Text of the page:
DETROIT, Jan 9 (Reuters) - Toyota Motor will spend $10 billion in U.S. capital investments over the next five years, matching the Japanese automaker's investments over the prior five years, North America chief executive Jim Lentz said on Monday.
The automaker has come under fire from President-elect Donald Trump for announcing in 2015 plans to shift production of its Corolla to Mexico from Canada. Lentz said in an interview at the Detroit auto show the decision is not a response to Trump but part of the automaker's business strategy to invest in the United States, where it has 10 plants in eight states.
Lentz said the planning for the new Mexico plant began about two years - if not earlier - before it was announced in 2015. These are long-term decisions, he said. Lentz said he has not spoken with Trump.
The $10 billion includes Toyota's new North American headquarters in Texas that is under construction and big improvements to its plants.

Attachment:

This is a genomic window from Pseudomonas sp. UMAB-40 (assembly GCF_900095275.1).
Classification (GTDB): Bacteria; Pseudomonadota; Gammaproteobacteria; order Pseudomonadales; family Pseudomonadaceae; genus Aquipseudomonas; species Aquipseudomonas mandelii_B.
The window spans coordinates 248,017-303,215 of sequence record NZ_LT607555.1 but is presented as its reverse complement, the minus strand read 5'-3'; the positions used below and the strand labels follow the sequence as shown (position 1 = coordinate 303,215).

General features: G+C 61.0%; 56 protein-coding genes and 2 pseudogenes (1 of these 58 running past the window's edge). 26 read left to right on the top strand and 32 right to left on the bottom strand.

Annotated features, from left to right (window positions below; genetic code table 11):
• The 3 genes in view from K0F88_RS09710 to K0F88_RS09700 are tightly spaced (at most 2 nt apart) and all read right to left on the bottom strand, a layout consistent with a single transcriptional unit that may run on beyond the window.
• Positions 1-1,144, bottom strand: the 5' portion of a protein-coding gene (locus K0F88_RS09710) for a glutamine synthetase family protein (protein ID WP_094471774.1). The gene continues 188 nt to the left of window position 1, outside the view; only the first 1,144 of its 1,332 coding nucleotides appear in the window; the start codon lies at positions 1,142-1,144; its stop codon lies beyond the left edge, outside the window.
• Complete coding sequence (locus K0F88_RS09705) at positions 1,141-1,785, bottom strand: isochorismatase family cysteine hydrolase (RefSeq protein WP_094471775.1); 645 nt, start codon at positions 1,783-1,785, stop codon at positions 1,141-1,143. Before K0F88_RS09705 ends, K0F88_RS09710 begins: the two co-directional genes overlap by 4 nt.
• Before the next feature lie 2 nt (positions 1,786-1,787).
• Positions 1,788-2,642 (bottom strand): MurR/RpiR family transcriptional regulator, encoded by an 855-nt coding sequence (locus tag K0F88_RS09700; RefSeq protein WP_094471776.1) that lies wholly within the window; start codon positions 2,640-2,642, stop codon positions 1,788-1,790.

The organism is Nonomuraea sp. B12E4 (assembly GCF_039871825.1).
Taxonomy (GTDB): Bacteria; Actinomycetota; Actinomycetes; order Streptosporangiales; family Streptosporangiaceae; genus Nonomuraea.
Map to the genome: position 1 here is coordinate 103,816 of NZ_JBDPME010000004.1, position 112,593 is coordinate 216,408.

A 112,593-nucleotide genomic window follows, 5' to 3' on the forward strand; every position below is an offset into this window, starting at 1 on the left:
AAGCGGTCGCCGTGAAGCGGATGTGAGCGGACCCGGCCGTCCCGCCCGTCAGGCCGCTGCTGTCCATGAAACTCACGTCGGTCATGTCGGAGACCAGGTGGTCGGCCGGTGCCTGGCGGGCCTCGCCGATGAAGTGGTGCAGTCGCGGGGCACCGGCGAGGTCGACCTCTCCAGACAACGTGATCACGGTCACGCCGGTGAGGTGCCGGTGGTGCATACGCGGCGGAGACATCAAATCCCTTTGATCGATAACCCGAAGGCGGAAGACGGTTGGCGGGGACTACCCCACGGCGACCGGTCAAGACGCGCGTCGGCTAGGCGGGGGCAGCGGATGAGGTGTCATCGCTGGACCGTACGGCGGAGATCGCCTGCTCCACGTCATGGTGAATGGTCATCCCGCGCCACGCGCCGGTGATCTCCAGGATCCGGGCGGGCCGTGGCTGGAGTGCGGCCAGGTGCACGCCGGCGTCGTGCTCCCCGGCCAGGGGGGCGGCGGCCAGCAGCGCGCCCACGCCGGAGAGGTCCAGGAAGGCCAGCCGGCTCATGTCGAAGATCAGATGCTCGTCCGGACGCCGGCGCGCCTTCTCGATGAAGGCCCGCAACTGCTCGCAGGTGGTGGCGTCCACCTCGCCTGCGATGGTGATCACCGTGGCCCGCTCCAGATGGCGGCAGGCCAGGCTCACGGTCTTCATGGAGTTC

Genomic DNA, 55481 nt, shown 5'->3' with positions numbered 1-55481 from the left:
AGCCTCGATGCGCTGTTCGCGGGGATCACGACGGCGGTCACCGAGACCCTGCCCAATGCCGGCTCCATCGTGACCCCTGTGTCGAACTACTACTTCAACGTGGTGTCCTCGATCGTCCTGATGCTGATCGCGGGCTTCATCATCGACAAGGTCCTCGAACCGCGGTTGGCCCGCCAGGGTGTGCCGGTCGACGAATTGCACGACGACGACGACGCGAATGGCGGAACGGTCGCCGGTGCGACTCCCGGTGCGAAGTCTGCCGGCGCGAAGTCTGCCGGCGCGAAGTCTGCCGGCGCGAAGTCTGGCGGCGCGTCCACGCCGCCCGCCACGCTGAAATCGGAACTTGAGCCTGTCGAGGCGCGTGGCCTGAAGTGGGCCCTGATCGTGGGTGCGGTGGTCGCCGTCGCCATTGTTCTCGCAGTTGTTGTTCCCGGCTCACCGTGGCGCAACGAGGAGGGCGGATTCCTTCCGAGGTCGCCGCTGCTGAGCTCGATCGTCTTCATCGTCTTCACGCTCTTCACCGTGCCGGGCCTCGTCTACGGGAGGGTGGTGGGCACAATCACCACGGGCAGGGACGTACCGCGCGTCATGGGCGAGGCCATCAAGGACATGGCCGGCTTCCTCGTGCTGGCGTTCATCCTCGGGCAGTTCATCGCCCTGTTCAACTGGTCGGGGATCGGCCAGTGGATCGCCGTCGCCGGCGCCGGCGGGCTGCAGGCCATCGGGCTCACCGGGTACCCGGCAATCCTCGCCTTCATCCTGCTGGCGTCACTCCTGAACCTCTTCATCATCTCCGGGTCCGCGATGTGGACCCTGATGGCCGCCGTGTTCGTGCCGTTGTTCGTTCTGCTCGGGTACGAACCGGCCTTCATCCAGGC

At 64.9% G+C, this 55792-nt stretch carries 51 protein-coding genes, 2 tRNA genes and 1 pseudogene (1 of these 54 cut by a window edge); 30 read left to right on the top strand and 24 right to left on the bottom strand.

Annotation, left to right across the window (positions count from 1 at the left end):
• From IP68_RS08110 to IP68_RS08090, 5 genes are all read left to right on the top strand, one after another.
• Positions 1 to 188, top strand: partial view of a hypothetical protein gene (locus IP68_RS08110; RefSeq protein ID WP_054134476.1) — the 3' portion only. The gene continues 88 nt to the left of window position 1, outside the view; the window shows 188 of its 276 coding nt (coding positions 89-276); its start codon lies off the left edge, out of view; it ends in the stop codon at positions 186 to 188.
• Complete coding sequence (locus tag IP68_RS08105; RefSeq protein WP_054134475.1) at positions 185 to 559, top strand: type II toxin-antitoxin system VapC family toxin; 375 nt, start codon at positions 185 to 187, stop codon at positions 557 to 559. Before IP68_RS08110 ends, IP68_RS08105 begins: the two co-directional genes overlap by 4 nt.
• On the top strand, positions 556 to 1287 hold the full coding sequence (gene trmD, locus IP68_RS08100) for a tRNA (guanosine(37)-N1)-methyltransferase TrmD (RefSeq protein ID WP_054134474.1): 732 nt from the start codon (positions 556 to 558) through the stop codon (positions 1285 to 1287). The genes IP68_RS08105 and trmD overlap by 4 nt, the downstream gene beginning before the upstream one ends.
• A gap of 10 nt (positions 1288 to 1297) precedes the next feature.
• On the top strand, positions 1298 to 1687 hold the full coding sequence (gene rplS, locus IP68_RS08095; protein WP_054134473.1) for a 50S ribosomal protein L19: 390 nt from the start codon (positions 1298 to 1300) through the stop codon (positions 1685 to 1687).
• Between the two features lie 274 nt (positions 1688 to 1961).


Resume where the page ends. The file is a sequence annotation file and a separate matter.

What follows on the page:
See how Toyota vehicles have evolved through the years:
Lentz said Toyota plans to expand some of its U.S. plants over the next five years, but declined to say if that would boost jobs. Toyota, which currently employs 40,000 in the United States, added more than 5,000 U.S. jobs over the last five years, he said.
Toyota President Akio Toyoda will appear at the show later Monday to tout the company's new flagship Toyota Camry and tout its investment plans.
Lentz said "everyone" agrees with Trump's goals of boosting manufacturing and U.S. employment in part because "it helps us sell more cars... We are all in favor of what he is attempting to do," Lentz said. "We have to run our business as a global business. I have to make sure that we are competitive." (Reporting by David Shepardson and Norihiko Shirouzu in Detroit; Editing by Chizu Nomiyama and Nick Zieminski)